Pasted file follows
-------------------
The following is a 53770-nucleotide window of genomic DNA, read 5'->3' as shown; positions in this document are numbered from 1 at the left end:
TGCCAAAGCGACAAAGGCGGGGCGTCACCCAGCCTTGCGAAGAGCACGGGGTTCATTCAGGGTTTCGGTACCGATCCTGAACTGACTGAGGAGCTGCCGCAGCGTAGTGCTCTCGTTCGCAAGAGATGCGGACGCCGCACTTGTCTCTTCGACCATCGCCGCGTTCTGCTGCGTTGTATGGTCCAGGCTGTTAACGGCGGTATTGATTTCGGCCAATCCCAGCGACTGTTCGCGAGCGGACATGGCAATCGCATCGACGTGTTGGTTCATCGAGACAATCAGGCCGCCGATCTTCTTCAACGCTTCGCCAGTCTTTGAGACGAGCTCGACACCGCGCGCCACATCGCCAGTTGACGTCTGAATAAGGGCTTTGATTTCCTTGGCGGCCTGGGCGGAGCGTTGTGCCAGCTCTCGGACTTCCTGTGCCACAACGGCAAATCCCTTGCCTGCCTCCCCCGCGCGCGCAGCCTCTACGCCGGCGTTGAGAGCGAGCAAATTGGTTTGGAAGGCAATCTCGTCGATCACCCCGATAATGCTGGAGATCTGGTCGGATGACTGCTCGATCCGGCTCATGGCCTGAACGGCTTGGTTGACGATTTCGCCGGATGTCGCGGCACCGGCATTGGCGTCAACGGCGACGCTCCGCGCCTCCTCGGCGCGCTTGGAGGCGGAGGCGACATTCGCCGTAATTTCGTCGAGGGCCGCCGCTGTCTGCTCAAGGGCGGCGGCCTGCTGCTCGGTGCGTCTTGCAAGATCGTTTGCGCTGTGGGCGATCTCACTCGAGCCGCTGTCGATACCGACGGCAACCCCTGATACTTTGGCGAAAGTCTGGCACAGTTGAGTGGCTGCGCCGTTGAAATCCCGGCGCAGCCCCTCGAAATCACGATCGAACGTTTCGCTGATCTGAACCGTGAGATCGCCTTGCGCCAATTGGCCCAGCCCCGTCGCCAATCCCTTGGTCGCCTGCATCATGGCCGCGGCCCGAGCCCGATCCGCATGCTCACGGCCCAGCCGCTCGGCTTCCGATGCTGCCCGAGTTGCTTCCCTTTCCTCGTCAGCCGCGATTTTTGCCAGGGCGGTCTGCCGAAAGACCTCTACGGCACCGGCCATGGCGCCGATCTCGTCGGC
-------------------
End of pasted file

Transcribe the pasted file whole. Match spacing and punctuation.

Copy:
The following is a 53770-nucleotide window of genomic DNA, read 5'->3' as shown; positions in this document are numbered from 1 at the left end:
TGCCAAAGCGACAAAGGCGGGGCGTCACCCAGCCTTGCGAAGAGCACGGGGTTCATTCAGGGTTTCGGTACCGATCCTGAACTGACTGAGGAGCTGCCGCAGCGTAGTGCTCTCGTTCGCAAGAGATGCGGACGCCGCACTTGTCTCTTCGACCATCGCCGCGTTCTGCTGCGTTGTATGGTCCAGGCTGTTAACGGCGGTATTGATTTCGGCCAATCCCAGCGACTGTTCGCGAGCGGACATGGCAATCGCATCGACGTGTTGGTTCATCGAGACAATCAGGCCGCCGATCTTCTTCAACGCTTCGCCAGTCTTTGAGACGAGCTCGACACCGCGCGCCACATCGCCAGTTGACGTCTGAATAAGGGCTTTGATTTCCTTGGCGGCCTGGGCGGAGCGTTGTGCCAGCTCTCGGACTTCCTGTGCCACAACGGCAAATCCCTTGCCTGCCTCCCCCGCGCGCGCAGCCTCTACGCCGGCGTTGAGAGCGAGCAAATTGGTTTGGAAGGCAATCTCGTCGATCACCCCGATAATGCTGGAGATCTGGTCGGATGACTGCTCGATCCGGCTCATGGCCTGAACGGCTTGGTTGACGATTTCGCCGGATGTCGCGGCACCGGCATTGGCGTCAACGGCGACGCTCCGCGCCTCCTCGGCGCGCTTGGAGGCGGAGGCGACATTCGCCGTAATTTCGTCGAGGGCCGCCGCTGTCTGCTCAAGGGCGGCGGCCTGCTGCTCGGTGCGTCTTGCAAGATCGTTTGCGCTGTGGGCGATCTCACTCGAGCCGCTGTCGATACCGACGGCAACCCCTGATACTTTGGCGAAAGTCTGGCACAGTTGAGTGGCTGCGCCGTTGAAATCCCGGCGCAGCCCCTCGAAATCACGATCGAACGTTTCGCTGATCTGAACCGTGAGATCGCCTTGCGCCAATTGGCCCAGCCCCGTCGCCAATCCCTTGGTCGCCTGCATCATGGCCGCGGCCCGAGCCCGATCCGCATGCTCACGGCCCAGCCGCTCGGCTTCCGATGCTGCCCGAGTTGCTTCCCTTTCCTCGTCAGCCGCGATTTTTGCCAGGGCGGTCTGCCGAAAGACCTCTACGGCACCGGCCATGGCGCCGATCTCGTCGGC